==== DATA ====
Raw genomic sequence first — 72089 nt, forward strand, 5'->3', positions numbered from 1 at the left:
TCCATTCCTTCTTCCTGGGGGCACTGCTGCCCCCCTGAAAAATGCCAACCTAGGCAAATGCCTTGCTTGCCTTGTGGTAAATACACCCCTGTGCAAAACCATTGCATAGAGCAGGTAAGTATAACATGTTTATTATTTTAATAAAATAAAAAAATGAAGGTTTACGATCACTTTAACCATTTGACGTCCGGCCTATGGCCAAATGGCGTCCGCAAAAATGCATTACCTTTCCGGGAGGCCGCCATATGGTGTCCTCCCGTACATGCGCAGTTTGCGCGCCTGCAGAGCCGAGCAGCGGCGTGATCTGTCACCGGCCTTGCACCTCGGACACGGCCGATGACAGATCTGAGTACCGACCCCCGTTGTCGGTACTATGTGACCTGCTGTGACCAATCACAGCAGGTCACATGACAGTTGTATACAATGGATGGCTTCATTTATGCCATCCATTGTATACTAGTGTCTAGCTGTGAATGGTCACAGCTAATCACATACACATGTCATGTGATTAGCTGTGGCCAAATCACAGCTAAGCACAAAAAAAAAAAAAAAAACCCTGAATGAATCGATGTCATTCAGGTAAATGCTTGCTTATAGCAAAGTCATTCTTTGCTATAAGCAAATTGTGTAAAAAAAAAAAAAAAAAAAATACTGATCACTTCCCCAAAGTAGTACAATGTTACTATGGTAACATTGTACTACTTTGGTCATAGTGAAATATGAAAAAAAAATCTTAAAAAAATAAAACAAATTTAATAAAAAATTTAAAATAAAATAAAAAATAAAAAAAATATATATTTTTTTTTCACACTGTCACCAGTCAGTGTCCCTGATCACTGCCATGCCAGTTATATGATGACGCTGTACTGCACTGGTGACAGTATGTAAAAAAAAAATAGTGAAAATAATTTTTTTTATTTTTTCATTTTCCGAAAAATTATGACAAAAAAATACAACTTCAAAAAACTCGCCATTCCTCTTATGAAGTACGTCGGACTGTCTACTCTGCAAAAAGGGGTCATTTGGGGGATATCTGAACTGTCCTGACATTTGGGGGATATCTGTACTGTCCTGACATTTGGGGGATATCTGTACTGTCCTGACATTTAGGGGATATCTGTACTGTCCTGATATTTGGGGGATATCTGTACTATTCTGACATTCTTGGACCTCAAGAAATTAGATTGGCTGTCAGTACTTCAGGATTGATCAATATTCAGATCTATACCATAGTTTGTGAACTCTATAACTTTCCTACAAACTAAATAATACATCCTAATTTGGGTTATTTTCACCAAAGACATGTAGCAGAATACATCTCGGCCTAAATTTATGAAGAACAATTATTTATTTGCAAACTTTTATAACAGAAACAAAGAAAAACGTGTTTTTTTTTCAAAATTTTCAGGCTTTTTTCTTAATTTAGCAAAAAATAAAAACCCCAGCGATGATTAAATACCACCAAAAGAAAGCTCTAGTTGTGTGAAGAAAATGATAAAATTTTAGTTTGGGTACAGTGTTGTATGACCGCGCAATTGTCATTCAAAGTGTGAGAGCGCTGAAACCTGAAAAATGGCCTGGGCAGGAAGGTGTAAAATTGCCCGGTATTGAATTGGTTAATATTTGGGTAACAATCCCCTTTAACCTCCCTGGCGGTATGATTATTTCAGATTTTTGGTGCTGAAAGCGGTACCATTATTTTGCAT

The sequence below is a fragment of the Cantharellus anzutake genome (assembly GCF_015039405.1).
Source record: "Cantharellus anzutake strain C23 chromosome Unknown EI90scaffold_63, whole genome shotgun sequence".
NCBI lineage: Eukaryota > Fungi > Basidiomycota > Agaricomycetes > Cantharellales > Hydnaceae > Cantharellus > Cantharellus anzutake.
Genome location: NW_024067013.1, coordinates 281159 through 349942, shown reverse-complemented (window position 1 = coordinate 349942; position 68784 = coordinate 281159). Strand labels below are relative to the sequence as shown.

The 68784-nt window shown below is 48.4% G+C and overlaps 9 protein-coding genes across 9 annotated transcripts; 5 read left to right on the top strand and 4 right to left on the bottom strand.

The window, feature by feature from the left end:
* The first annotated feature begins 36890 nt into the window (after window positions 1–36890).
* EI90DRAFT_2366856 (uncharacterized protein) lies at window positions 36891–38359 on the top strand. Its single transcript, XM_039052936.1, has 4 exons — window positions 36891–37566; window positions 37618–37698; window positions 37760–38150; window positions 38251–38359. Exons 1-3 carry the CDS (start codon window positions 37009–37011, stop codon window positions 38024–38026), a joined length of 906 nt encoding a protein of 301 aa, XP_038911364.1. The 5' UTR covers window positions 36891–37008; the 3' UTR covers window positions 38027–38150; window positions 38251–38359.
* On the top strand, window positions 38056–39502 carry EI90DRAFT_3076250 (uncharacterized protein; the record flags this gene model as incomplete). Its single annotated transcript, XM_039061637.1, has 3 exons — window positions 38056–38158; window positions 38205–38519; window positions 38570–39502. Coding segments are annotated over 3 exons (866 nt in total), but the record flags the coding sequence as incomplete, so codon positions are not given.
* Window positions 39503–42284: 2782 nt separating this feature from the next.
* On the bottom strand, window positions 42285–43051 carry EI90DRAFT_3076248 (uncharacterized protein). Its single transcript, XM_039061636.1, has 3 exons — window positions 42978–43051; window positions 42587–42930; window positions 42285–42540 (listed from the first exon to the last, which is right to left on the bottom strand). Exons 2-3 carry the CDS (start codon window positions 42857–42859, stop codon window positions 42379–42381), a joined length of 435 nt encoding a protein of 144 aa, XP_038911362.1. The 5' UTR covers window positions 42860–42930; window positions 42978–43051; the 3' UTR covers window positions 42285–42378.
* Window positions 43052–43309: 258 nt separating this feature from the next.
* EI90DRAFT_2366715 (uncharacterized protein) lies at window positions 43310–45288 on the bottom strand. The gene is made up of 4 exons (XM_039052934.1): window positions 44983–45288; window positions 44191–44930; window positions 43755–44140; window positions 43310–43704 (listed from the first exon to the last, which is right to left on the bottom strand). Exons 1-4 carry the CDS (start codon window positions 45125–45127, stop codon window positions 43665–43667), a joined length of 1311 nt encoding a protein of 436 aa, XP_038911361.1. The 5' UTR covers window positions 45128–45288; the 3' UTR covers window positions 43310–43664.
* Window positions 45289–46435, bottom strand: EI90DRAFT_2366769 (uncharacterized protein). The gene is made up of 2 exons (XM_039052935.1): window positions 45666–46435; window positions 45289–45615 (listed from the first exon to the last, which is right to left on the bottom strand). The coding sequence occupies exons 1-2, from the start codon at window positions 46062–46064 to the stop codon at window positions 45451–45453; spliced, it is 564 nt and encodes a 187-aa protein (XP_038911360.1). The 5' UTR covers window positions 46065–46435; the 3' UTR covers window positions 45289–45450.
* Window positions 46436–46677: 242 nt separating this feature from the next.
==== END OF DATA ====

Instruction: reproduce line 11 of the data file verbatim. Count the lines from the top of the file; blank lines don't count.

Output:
* On the top strand, window positions 38056–39502 carry EI90DRAFT_3076250 (uncharacterized protein; the record flags this gene model as incomplete). Its single annotated transcript, XM_039061637.1, has 3 exons — window positions 38056–38158; window positions 38205–38519; window positions 38570–39502. Coding segments are annotated over 3 exons (866 nt in total), but the record flags the coding sequence as incomplete, so codon positions are not given.